The second constraint to a successful mission by conventional submarines relates to their mobility. Given the limitations of batteries and the desire to remain discreet, diesel boats are severely hampered in their ability to cover large distances in a short span of time. While high speeds may be employed for short bursts, this results in immense and rapid depletion of battery power. To get around this shortcoming, great care is taken in terms of positioning conventional submarines. To increase their effectiveness, more often than not, they have to be deployed within the operating radii of maritime reconnaissance aircraft that can cue them into an attacking position. If this is not feasible, the alternative course of action is to deploy them in areas where there is a high probability of encountering targets. This is typically off enemy harbours or at the approaches to straits and other confined waters in which enemy shipping is likely to ply during the period of conflict.

There is a downside for adopting either of these two approaches. Insofar as Maritime Reconnaissance – Submarine (MR – Sub) cooperation is concerned, such aircraft tend to be large, slow and lumbering. They are vulnerable when operating in the vicinity of well-armed surface groups with credible anti-air capability. Their operating radii, though significant, are still limited. Further, aircraft of this nature are generally Anti-Submarine Warfare (ASW) capable and therefore have to be time-shared with other critical tasking requirements. With regards to positioning submarines off enemy harbours or at choke points, this is a difficult environment to operate in. More often than not, such waters tend to be shallow with dense traffic that includes neutrals. Being close to the enemy coast, these areas are robustly patrolled by a wide range of ASW assets. Prolonged deployments in such areas leads to the rapid onset of crew fatigue and, consequently, lower combat effectiveness.

Modern technological developments

Over time and with the allocation of adequate resources, solutions to the challenges facing submarines began to emerge. For one, the advent of nuclear propulsion provided an all-encompassing solution to the issues highlighted earlier. However, the adoption of this approach remains beyond the reach of most navies across the world. Nuclear propulsion is inherently complex, requires massive funding and is heavy on maintenance. A Virginia Class SSN, for example, costs four to six times as much as a top-of-the-line Soryu Class diesel submarine.[1] Further, nations that have developed the technology to build such platforms guard it zealously. They do so by creating technology denial frameworks that hamper the transfer of such assets and their underlying technology to other countries.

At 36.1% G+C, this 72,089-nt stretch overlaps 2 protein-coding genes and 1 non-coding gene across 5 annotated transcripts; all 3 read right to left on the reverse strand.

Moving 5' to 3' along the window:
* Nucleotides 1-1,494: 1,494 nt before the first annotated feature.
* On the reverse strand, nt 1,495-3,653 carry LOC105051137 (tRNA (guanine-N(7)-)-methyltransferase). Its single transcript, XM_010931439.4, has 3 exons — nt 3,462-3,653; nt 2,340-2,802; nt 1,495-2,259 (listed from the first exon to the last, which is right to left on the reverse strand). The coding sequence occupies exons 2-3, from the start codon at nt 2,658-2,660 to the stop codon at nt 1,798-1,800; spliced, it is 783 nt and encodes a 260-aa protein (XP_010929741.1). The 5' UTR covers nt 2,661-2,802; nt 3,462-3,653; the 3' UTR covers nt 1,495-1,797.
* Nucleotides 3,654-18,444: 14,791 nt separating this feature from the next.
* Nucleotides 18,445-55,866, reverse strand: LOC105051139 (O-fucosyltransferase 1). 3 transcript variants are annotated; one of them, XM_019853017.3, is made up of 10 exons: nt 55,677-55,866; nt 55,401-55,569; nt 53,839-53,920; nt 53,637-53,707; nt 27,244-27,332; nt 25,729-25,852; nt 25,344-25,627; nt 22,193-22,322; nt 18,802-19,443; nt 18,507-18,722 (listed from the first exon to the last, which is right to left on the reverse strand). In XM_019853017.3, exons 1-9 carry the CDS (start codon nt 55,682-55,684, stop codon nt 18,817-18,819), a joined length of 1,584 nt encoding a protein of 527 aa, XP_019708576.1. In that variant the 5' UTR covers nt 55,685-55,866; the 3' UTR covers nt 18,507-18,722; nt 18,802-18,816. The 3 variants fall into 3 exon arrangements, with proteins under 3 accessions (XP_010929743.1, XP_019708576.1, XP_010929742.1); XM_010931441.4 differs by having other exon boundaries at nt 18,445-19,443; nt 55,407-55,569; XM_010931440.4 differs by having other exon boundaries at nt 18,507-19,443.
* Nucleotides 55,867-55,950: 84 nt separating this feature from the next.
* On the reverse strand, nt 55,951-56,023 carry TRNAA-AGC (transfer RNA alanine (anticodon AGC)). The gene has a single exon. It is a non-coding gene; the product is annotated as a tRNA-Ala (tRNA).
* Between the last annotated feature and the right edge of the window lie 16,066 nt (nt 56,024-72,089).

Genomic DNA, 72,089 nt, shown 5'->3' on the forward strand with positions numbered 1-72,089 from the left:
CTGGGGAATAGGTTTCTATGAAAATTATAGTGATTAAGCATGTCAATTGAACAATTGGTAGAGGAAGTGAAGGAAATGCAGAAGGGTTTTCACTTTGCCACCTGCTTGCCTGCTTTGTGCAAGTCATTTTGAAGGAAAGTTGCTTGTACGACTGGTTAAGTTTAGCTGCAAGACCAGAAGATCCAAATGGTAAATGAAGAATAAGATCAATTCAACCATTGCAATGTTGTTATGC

There are, however, developments underway that have the potential to dramatically improve the combat capability of conventional submarines. Three of the most significant are discussed in turn in the following paragraphs.

1.  Reduction in indiscretion rate [2]

There are several factors that have contributed to a drop in indiscretion rate. These include the improved efficiency of propulsion systems largely based on Permanent Magnet Synchronous (PERMASYN) motors, more capable and powerful generators, adoption of Air Independent Propulsion (AIP) systems, and improvements in battery technology. The last two are of significant importance and deserve more attention.

  • Air Independent Propulsion (AIP). A successful approach to address the indiscretion-rate problem of conventional submarines has been in the field of AIP. While several solutions were developed in the early years, two of them had only limited success: the closed cycle diesel engine which was pioneered by the Dutch, and the turbine-driven MESMA plant developed by the French. The Swedish Stirling engine gained more traction and has been used in submarines operated by Japan, Singapore and China, in addition to Sweden. However, the true victor in this field has been the Fuel-Cell, a technology that was first adopted by the Germans and is now witnessing widespread use in the fleets of most submarine operators. The fuel-cell-based AIP system has been developed to a point where in 2013, a German Navy 212A set a world record in doing an underwater transit for 18 days without snorkelling.[3] The added advantage of this form of AIP is that for all practical purposes, it is solid state as the plant has few moving parts. Consequently, a submarine can be nearly as stealthy under AIP as when powered by batteries.